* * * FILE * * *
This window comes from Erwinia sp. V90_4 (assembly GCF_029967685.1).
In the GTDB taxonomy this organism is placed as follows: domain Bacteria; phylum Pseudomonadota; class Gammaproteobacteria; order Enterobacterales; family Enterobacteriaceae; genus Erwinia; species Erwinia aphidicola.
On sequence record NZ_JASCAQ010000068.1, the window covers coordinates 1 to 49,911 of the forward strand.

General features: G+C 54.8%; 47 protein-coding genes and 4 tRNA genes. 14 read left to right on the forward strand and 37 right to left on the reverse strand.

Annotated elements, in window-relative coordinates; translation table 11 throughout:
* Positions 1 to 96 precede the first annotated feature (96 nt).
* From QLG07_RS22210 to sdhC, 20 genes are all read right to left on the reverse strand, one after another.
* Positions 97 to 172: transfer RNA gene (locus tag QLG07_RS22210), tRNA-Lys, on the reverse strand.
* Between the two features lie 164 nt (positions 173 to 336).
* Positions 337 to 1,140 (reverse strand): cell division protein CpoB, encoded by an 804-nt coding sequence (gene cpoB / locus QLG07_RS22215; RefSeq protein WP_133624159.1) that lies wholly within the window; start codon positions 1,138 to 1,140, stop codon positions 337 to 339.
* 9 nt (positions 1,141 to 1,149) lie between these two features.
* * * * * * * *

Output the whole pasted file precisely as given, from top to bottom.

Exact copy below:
This window comes from Erwinia sp. V90_4 (assembly GCF_029967685.1).
In the GTDB taxonomy this organism is placed as follows: domain Bacteria; phylum Pseudomonadota; class Gammaproteobacteria; order Enterobacterales; family Enterobacteriaceae; genus Erwinia; species Erwinia aphidicola.
On sequence record NZ_JASCAQ010000068.1, the window covers coordinates 1 to 49,911 of the forward strand.

General features: G+C 54.8%; 47 protein-coding genes and 4 tRNA genes. 14 read left to right on the forward strand and 37 right to left on the reverse strand.

Annotated elements, in window-relative coordinates; translation table 11 throughout:
* Positions 1 to 96 precede the first annotated feature (96 nt).
* From QLG07_RS22210 to sdhC, 20 genes are all read right to left on the reverse strand, one after another.
* Positions 97 to 172: transfer RNA gene (locus tag QLG07_RS22210), tRNA-Lys, on the reverse strand.
* Between the two features lie 164 nt (positions 173 to 336).
* Positions 337 to 1,140 (reverse strand): cell division protein CpoB, encoded by an 804-nt coding sequence (gene cpoB / locus QLG07_RS22215; RefSeq protein WP_133624159.1) that lies wholly within the window; start codon positions 1,138 to 1,140, stop codon positions 337 to 339.
* 9 nt (positions 1,141 to 1,149) lie between these two features.